|DeKalb remembers Theresa Walker as pearl with a servant's heart|
|Friday, 25 October 2013 17:10 | Written by Valerie J. Morgan|
There were tears and laughter as family, friends and dignitaries today remembered Theresa Walker, wife of the late DeKalb County Commissioner Lou Walker, as a precious pearl who cared deeply about people.
The memorial service for Mrs. Walker was held at 2 p.m. at St. Philip AME Church at 240 Candler Road, S.E., in Decatur.
A crowd that included DeKalb's highest-elected officials came to bid her farewell including Congressman Hank Johnson and his wife, Mereda, State Representatives Howard Mosby and Billy Mitchell, former CEO Burrell Ellis, DeKalb Sheriff Thomas Brown; DeKalb Clerk of Court Debra DeBerry; DeKalb Commissioners Sharon Barnes Sutton, Larry Johnson, Stan Watson and Kathie Gannon; and Edmond Richardson, representing Interim DeKalb CEO Lee May.
Several from the business community, including Greater Lithonia Chamber President Doreen Carter, Nevell Anderson, CEO of Green Energy Partners, also came to pay their respects. The Walkers were well known in the business community: They founded the Georgia Black Chamber of Commerce, which annually holds a prayer breakfast for state lawmakers before the start of the State Legislature.
A public servant in her own right, Mrs. Walker was lauded as a valuable asset, a meticulous organizer and a pearl that stood out. She championed for people until the very end of her battle with cancer. She died on Oct. 18 at age 68. Mrs. Walker was in the process of planning a black tie event for the Antioch Manor Estates' tenants association, where she lived in Decatur with other active senior citizens, the Rev. Bernice Madden said during her eulogy.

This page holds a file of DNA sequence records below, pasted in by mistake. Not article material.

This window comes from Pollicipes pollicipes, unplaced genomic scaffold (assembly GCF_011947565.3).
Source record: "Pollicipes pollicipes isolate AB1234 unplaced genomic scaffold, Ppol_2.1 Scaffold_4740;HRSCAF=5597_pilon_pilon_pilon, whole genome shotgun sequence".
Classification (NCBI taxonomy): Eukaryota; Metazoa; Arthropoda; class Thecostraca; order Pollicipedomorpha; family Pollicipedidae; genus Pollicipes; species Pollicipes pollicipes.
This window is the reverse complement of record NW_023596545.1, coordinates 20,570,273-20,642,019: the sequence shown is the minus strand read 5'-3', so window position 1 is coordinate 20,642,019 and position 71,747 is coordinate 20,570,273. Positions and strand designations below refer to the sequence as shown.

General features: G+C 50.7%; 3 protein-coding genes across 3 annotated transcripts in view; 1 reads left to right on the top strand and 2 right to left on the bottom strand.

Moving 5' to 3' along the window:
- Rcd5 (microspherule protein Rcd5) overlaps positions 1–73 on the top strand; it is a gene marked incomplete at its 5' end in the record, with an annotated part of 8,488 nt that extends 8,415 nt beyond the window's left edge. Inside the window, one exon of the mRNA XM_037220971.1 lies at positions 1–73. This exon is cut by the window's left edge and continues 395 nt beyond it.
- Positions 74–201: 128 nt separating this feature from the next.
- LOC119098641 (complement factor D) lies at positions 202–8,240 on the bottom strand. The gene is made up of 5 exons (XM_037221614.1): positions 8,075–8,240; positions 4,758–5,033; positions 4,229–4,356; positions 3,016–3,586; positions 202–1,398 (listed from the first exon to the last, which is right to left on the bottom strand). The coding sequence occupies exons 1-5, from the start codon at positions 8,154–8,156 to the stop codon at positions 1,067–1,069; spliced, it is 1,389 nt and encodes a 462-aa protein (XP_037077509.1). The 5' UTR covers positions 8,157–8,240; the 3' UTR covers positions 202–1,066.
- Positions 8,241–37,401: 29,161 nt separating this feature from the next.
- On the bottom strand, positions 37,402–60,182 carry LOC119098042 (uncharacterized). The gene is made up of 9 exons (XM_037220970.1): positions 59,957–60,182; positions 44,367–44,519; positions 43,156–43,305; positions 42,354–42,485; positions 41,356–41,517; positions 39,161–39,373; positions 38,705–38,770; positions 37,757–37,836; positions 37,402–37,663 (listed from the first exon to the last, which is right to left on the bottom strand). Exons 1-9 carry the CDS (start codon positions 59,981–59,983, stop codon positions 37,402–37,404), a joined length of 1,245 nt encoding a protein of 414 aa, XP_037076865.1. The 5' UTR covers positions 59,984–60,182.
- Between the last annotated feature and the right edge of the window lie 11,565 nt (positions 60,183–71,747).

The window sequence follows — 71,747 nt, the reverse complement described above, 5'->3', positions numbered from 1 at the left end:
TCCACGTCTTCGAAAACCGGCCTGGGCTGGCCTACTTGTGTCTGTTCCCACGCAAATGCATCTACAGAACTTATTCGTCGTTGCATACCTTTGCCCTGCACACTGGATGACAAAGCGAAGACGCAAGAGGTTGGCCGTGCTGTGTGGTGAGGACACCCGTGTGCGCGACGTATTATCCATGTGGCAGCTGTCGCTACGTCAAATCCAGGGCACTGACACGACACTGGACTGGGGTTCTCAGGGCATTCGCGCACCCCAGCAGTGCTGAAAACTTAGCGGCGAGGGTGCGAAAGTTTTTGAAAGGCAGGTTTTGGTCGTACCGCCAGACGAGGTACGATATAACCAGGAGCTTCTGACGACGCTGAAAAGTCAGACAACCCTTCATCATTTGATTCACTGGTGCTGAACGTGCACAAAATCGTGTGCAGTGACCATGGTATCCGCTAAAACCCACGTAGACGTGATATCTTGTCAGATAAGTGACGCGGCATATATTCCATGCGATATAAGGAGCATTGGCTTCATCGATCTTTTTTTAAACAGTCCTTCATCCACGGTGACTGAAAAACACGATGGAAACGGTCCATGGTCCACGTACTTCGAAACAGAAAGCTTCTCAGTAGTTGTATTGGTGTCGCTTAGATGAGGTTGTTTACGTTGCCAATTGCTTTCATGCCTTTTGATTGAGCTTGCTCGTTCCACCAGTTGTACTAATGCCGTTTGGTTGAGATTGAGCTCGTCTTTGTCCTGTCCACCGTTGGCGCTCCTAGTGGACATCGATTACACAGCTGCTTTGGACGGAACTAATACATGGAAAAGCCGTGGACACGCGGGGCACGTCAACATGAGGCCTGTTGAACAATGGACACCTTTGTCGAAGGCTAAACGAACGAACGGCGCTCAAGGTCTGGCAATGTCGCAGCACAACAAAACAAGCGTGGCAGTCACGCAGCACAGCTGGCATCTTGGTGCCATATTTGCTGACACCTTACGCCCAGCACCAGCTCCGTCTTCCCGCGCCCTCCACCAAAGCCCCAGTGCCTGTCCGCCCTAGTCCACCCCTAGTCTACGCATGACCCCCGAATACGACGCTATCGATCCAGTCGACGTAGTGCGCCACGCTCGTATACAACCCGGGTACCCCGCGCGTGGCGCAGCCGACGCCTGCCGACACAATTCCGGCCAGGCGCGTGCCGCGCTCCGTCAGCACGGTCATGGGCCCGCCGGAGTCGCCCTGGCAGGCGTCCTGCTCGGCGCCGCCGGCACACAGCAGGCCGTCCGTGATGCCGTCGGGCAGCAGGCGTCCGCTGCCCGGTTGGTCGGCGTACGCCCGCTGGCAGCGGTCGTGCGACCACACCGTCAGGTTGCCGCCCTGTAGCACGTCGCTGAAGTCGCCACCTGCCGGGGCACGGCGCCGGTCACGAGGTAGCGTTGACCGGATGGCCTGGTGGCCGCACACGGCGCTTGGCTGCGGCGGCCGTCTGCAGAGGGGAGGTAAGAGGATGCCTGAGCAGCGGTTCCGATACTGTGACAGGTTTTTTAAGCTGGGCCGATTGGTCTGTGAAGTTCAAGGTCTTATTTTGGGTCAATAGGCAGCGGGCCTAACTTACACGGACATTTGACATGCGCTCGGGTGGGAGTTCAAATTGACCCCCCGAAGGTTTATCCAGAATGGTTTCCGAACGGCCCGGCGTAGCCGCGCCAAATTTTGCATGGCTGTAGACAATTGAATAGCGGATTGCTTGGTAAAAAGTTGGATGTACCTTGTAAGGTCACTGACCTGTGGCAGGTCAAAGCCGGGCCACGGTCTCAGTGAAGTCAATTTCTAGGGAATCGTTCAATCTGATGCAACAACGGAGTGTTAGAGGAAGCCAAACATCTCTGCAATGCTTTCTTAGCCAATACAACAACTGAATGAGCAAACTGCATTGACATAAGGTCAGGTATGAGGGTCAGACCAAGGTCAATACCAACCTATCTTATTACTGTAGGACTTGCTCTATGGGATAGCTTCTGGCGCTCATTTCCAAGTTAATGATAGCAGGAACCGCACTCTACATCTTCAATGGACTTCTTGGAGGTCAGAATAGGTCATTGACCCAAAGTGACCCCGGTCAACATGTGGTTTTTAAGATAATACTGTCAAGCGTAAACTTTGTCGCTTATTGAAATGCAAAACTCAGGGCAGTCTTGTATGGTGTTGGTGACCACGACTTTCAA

"She had a servant's heart. She invested her time, talents and efforts into the things that concerned her Lord," Rev. Madden said.
Joscelyn O'Neil, who befriended Mrs. Walker through the Greater Towers Community Association, where Mrs. Walker and her husband had once lived, called her a "pearl."
"She was a beautiful, soft-spoken pearl. I enjoyed the knowledge she shared. She took up where her husband left off in striving to improve the Greater Towers community," O'Neil said.
Tarvis Thompson-Pace, who worked for Paragon Productions, a public relations firm owned by the Walkers, described Mrs. Walker as a good teacher who always pushed for excellence.
"She rewarded us for our hard work with concert tickets and parties and other things," Thompson-Pace said.
Thompson-Pace said Mrs. Walker also stressed the importance of putting their clients out front. However, even though Mrs. Walker chose to remain in the background in her work, she was hurt once when Paragon was overlooked as one of several entities involved with helping DeKalb Medical Center at Hillandale get its certificate of need to open in the community. Hospital officials apologized for the mistake.
"There was a program and everyone who worked on the project, except Paragon Productions, was recognized. It was truly an oversight but that hurt her feelings. She cried about it," Thompson-pace said.
In addition to the hard work she put forth at Paragon, Mrs. Walker strongly supported her husband in his work as a DeKalb County Commissioner.
"She was the engine behind the Lou Walker machine," said Thompson-Pace, who also added that engine was one that did not readily accept 21st century technology.
"She typed all of our checks out on a typewriter and she still carried a cell phone that had a big antenna," Thompson-Pace said.
Mrs. Walker also worked tirelessly for her church, St. Philip AME, and the many organizations she supported including The Red Hat Society and the Lou Walker Senior Center, which was named for her late husband.
"She was a valuable asset to the entire DeKalb family," said DeKalb's Deputy Chief Operating Officer Morris Williams, who presented a proclamation to Mrs. Walker's family. In honor of Lou Walker and Mrs. Walker, Williams wore a hat that Lou Walker had given him.
Mrs. Walker is survived by her sister, Doris Aniece Whorton (Patrick) of Idlewild, MI; sons, Reginald Tucker (Brigette), Oranz Walker, and Louis Walker, Jr. (Cynthia); daughter, Angelique Wood; and grandchildren, Kristopher Tucker, Angela and Shaundra Wood, LaShon Walker, Oranz Wallker Jr., Oshai Walker; and a host of other relatives.
|Last Updated on Friday, 25 October 2013 17:35|